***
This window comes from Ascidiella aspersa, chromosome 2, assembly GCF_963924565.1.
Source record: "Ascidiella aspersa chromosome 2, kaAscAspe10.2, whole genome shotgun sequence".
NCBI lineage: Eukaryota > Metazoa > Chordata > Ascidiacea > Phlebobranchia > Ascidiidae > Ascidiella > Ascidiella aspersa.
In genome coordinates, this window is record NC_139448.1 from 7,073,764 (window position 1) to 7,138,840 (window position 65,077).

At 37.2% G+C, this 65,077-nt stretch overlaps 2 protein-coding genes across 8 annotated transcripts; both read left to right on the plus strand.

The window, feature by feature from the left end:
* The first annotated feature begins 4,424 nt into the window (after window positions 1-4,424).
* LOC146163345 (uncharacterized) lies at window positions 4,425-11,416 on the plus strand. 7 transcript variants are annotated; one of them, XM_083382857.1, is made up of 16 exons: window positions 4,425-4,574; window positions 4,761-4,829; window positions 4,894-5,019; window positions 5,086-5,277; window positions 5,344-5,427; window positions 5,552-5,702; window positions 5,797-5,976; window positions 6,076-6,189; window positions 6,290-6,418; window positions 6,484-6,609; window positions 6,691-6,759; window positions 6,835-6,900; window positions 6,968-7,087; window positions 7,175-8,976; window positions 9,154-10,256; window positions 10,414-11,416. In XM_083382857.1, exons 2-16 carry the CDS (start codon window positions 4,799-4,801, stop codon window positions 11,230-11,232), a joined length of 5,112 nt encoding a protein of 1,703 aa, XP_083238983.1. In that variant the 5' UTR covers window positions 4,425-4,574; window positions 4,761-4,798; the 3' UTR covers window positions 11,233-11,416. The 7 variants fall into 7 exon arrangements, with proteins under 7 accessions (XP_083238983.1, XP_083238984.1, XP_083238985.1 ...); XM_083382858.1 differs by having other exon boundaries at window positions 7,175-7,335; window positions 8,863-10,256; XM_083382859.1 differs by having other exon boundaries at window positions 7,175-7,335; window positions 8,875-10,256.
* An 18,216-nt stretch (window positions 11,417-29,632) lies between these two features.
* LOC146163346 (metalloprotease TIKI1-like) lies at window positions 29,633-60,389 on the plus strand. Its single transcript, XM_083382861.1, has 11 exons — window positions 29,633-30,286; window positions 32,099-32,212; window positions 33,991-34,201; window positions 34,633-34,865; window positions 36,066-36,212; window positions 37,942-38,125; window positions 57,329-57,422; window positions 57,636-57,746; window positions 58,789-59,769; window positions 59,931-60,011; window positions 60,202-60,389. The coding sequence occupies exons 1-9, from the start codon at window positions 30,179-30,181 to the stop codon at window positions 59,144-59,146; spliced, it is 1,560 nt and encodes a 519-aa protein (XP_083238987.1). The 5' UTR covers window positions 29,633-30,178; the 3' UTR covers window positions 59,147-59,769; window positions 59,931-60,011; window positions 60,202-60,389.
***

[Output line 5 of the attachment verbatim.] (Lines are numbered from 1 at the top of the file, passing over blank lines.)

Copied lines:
At 37.2% G+C, this 65,077-nt stretch overlaps 2 protein-coding genes across 8 annotated transcripts; both read left to right on the plus strand.